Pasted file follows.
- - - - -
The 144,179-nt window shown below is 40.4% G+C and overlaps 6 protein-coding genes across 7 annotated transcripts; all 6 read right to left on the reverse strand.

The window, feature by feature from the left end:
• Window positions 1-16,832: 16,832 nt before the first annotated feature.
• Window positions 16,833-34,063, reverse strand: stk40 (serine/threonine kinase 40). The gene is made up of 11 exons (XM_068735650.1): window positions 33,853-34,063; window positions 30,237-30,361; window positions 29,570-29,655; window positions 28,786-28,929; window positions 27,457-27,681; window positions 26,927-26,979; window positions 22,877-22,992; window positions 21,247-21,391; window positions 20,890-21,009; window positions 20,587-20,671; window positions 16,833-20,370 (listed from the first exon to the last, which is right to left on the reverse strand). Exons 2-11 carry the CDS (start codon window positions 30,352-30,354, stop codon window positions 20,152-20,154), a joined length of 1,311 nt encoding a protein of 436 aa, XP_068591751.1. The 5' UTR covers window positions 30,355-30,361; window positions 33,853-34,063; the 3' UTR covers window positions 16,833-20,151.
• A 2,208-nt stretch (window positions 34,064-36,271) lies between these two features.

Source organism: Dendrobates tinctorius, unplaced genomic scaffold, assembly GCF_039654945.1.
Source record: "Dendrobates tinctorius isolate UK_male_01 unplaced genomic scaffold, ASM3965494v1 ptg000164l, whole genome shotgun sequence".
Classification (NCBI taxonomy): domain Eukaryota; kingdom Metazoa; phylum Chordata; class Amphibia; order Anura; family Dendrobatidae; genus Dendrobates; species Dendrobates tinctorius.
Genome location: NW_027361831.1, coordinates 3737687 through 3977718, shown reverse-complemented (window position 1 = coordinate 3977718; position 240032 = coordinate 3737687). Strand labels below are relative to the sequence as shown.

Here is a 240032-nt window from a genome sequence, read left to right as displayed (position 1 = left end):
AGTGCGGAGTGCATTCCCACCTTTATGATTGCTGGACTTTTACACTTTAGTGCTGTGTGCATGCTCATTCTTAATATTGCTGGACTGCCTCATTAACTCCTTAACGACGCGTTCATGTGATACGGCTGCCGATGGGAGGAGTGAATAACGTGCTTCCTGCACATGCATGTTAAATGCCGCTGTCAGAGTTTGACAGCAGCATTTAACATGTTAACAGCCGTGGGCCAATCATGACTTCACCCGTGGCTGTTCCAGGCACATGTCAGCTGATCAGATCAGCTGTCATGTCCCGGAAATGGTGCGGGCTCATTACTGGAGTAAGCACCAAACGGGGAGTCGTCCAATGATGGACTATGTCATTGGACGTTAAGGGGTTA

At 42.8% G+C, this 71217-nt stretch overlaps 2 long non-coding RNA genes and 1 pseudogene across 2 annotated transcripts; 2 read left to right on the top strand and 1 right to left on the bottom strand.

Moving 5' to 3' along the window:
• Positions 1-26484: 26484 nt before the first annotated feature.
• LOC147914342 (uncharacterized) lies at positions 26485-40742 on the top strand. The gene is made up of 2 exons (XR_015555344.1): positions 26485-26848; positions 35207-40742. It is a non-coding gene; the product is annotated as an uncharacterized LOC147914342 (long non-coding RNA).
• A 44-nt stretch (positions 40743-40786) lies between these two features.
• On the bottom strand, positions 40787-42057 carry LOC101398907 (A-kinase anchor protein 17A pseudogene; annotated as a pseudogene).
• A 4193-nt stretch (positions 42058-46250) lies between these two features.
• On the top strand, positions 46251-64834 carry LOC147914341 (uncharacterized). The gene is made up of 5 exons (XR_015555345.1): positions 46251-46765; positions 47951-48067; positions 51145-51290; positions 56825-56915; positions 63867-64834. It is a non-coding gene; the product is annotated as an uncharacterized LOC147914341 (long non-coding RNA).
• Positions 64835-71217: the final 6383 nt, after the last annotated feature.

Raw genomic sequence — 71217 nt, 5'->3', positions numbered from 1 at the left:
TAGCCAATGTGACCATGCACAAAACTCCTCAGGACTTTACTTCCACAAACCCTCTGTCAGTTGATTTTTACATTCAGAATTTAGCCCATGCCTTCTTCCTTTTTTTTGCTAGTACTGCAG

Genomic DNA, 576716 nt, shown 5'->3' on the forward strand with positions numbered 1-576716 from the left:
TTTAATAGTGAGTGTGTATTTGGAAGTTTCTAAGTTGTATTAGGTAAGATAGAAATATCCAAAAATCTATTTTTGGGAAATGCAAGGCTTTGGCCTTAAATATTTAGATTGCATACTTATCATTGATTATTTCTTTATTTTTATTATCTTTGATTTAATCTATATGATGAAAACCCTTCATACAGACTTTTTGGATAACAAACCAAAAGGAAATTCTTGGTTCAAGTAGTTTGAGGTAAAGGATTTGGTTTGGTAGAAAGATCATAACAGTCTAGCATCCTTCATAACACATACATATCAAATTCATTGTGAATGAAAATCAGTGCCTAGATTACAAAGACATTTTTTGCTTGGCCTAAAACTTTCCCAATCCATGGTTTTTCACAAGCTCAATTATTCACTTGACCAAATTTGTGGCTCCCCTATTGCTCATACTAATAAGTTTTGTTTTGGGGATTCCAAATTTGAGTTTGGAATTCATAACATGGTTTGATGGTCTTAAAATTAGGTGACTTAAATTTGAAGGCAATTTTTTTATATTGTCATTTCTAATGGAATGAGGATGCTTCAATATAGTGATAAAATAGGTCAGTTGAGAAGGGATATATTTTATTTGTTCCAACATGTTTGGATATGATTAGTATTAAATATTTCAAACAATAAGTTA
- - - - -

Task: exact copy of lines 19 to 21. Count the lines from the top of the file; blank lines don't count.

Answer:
• On the top strand, positions 46251-64834 carry LOC147914341 (uncharacterized). The gene is made up of 5 exons (XR_015555345.1): positions 46251-46765; positions 47951-48067; positions 51145-51290; positions 56825-56915; positions 63867-64834. It is a non-coding gene; the product is annotated as an uncharacterized LOC147914341 (long non-coding RNA).
• Positions 64835-71217: the final 6383 nt, after the last annotated feature.

Raw genomic sequence — 71217 nt, 5'->3', positions numbered from 1 at the left: